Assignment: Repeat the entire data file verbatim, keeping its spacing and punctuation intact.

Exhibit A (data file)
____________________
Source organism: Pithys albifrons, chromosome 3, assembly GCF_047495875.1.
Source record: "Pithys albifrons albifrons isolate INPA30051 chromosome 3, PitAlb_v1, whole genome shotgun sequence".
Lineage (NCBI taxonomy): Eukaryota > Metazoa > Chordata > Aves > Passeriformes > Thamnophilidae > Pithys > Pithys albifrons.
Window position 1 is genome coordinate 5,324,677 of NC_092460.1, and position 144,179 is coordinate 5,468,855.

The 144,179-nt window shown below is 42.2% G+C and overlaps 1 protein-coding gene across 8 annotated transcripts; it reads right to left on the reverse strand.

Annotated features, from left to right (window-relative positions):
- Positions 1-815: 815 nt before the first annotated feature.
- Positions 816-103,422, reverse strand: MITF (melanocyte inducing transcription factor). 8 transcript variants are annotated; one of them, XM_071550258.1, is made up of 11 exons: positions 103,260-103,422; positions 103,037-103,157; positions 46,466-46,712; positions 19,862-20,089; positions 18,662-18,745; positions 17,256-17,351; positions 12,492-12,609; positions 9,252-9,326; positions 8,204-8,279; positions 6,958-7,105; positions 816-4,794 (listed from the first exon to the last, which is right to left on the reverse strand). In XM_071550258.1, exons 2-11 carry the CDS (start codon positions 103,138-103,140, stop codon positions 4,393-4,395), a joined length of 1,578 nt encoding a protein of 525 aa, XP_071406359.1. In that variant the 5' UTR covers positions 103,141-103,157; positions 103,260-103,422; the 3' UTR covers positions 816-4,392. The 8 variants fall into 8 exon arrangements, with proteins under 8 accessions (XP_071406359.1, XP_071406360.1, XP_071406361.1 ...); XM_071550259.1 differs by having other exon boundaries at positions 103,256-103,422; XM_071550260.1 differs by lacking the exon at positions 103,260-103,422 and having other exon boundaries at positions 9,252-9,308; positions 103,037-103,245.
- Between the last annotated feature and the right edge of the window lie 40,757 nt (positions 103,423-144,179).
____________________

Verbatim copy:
Source organism: Pithys albifrons, chromosome 3, assembly GCF_047495875.1.
Source record: "Pithys albifrons albifrons isolate INPA30051 chromosome 3, PitAlb_v1, whole genome shotgun sequence".
Lineage (NCBI taxonomy): Eukaryota > Metazoa > Chordata > Aves > Passeriformes > Thamnophilidae > Pithys > Pithys albifrons.
Window position 1 is genome coordinate 5,324,677 of NC_092460.1, and position 144,179 is coordinate 5,468,855.

The 144,179-nt window shown below is 42.2% G+C and overlaps 1 protein-coding gene across 8 annotated transcripts; it reads right to left on the reverse strand.

Annotated features, from left to right (window-relative positions):
- Positions 1-815: 815 nt before the first annotated feature.
- Positions 816-103,422, reverse strand: MITF (melanocyte inducing transcription factor). 8 transcript variants are annotated; one of them, XM_071550258.1, is made up of 11 exons: positions 103,260-103,422; positions 103,037-103,157; positions 46,466-46,712; positions 19,862-20,089; positions 18,662-18,745; positions 17,256-17,351; positions 12,492-12,609; positions 9,252-9,326; positions 8,204-8,279; positions 6,958-7,105; positions 816-4,794 (listed from the first exon to the last, which is right to left on the reverse strand). In XM_071550258.1, exons 2-11 carry the CDS (start codon positions 103,138-103,140, stop codon positions 4,393-4,395), a joined length of 1,578 nt encoding a protein of 525 aa, XP_071406359.1. In that variant the 5' UTR covers positions 103,141-103,157; positions 103,260-103,422; the 3' UTR covers positions 816-4,392. The 8 variants fall into 8 exon arrangements, with proteins under 8 accessions (XP_071406359.1, XP_071406360.1, XP_071406361.1 ...); XM_071550259.1 differs by having other exon boundaries at positions 103,256-103,422; XM_071550260.1 differs by lacking the exon at positions 103,260-103,422 and having other exon boundaries at positions 9,252-9,308; positions 103,037-103,245.
- Between the last annotated feature and the right edge of the window lie 40,757 nt (positions 103,423-144,179).